Saturday, December 30, 2006

Fear Not, My Child

I’m not gonna be kiddin’ myself. The American Dream whistles my name. It tempts me. Y’know, the big private house on the manicured lawn in a sunny-all-year-round state, the college degree, the double income, double garage. The great escapes ‘round the world, the well-tended women, the rowdy li’l mistah, the half-undressed teenage smartass….

Not the dog. Take that dog away from here.

And the cats too. Or any other haunting specie for that matter.

Come to think of it, it's probably because the Satmericana Drim is lacking in that respect. The over-populated apartment: Check. the B&H job: Check. The Ben Torah: Check. The overpriced, fourth-hand minivan... The road trip to the Arlington in the summer... The woman hidden somewhere under all the tsnuis, the little boysss, the little girlsss, the bochurim that do not teenage….

Check, check, check.

Where’s the cow? You know, a nice soft mooing cow. Or any other Kosher animal that can take the place of a pet.

Hey, maybe we could even get a chicken for every kid in the house.


Why do we really fear animals so much? It’s not animals exclusively, it’s more than that. We’re afraid of looking at people with disabilities, my kids are afraid of goyim, hell, we’re afraid of anything unfamiliar.

I sat in the kitchen last night, drinking something warm at 4 in the morning, wondering why we, The Jews, the people I was taught are above all forms of nature, are awfully afraid of cockroaches.

A couple of hours earlier I was having this wonderful dream when my subconscious mind detected some tugging. I turn the other way, but the tugs continue. I'm tired, leave me alonnne. I finally stirred with a voiceless, lifeless “Voos iz tsadikle?” and continued to dream on my distorted story.

He held his pillow and started to cry, hushed and desperate pleas. “Seiz doo a doggy in mine room”.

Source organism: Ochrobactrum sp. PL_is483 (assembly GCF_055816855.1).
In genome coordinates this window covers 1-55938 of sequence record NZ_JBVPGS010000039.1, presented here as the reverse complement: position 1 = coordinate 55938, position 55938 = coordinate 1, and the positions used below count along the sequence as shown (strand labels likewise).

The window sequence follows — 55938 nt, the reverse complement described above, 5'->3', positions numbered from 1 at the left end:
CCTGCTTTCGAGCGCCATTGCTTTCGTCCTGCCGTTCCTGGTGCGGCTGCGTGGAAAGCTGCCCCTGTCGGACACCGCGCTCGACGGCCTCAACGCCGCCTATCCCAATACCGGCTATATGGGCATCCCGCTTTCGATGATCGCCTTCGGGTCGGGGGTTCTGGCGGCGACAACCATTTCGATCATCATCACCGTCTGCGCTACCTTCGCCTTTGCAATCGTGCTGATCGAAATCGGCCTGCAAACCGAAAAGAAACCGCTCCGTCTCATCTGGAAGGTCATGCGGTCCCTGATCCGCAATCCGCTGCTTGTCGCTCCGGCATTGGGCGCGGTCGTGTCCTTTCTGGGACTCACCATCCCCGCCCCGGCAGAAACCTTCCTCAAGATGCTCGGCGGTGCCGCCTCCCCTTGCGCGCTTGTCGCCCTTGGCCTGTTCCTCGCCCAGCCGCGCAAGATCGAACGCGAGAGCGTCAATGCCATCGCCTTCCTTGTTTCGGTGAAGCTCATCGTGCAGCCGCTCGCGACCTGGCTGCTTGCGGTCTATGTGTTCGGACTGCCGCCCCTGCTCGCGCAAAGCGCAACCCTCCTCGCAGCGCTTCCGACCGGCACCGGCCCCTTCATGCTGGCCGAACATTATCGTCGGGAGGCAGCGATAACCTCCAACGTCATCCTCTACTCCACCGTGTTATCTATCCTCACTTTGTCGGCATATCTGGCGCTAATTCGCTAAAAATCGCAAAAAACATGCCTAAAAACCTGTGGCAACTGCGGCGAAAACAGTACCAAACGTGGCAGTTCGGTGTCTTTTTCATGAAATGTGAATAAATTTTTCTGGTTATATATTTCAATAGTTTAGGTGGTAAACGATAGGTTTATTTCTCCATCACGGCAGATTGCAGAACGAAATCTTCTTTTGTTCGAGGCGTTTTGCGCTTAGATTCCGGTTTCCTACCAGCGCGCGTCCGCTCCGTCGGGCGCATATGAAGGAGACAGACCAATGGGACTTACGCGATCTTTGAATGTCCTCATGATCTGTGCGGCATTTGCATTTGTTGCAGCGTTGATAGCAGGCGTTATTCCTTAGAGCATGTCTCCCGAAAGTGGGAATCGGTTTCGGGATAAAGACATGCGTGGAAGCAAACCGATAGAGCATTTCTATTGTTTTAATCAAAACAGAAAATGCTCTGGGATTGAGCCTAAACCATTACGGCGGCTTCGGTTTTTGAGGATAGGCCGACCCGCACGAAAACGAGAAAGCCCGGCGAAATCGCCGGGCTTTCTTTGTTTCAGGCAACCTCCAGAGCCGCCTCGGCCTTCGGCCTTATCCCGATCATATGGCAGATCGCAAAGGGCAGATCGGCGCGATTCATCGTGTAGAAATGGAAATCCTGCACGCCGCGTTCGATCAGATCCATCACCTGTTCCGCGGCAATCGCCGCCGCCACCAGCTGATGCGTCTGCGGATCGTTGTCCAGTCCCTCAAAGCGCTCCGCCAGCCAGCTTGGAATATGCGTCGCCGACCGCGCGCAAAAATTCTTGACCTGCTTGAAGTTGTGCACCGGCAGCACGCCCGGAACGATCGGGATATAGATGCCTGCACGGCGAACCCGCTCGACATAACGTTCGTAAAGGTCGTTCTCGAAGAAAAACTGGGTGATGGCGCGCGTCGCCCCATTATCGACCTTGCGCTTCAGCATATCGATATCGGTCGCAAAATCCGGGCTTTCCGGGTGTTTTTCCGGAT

Oh no, not again. “Crawl into tatti’s bet, his is way bigger than mine”.

I think I was too tired to turn that thought into words, because I heard little feet shuffling at the foot of my bed. My cover began moving about, and in no time I was left with just a wee little piece of blanket in my fingers.

It was cold. Rubbing my eyes, I tucked him in and stumbled out.

Whereever he took the dog idea, I'm not worried. \ What does bother me is the array of objects that can evoke fear.

When everything unfamiliar is scary, familiar must at least vary. Otherwise we risk scaring our children from growing up. It's such a big world out there and there isn't always a mother's bed to climb into.

Eech hub nisht keyn moira noor fin daym heiliga boyrah.

Yeah, sure.

Sunday, December 24, 2006

Blogged Off

I really hope that whatever the problem, solitary confinement won’t last forever.

Thursday, December 14, 2006

Freilicha Chanaka!

Don't even think about it ringing my blog for tsedukah. I'll tell ya, this here 9 inch plastic plate holds my entire paycheck in coins. I juggle employment with motherhood; a part time office position that pays me just enough to keep my Chanukah charity fund afloat. Given that I started digging the gold mines at age 17 with a high school diploma (going for a major in Hilchas Shabbos) I can truthfully say my job's job is more to protect my sanity than to dress me in minks.

Eight Days Chanukah is the time I pause the hubbub of daily life to celebrate breadwinning.

It's called Chanukah Gelt.

Coming up, is the only holiday we actually work. 9:30 on a Chanaka AM in my office cubicle, I go about my daily life. I grab a bite of my sandwich, enter figures in QuickBooks but I somehow find myself day-dreaming over the children's faces. I can see my eldest especially; his dark eyes alive when his father hands him the $5 Chanakah earning. Oh, what do the children know about bosses, language barriers and taxes? What do they know about overworked, overtime and underpaid?

They'll know, in due time. For now I want to teach them that although we hustle through a fair amount of our life working, we can still spend the evenings gathered around a warm fire. After lighting the candles, we all sing muez tsuir, in what must be the most horse-crackled choir, but with every note I feel a growing sense of indescribable happiness. My husband tied up with the traditional thin gartle holds the little one on his tapping lap as she eagerly claps her dimpled hands together...The oh-so-grown misters, their tin menorahs burning over the windowsill, they shukel from side to side with the rhythm, a real example of deveykes. .

Deep inside me I feel a candle's flame igniting.

I just love Chanaka.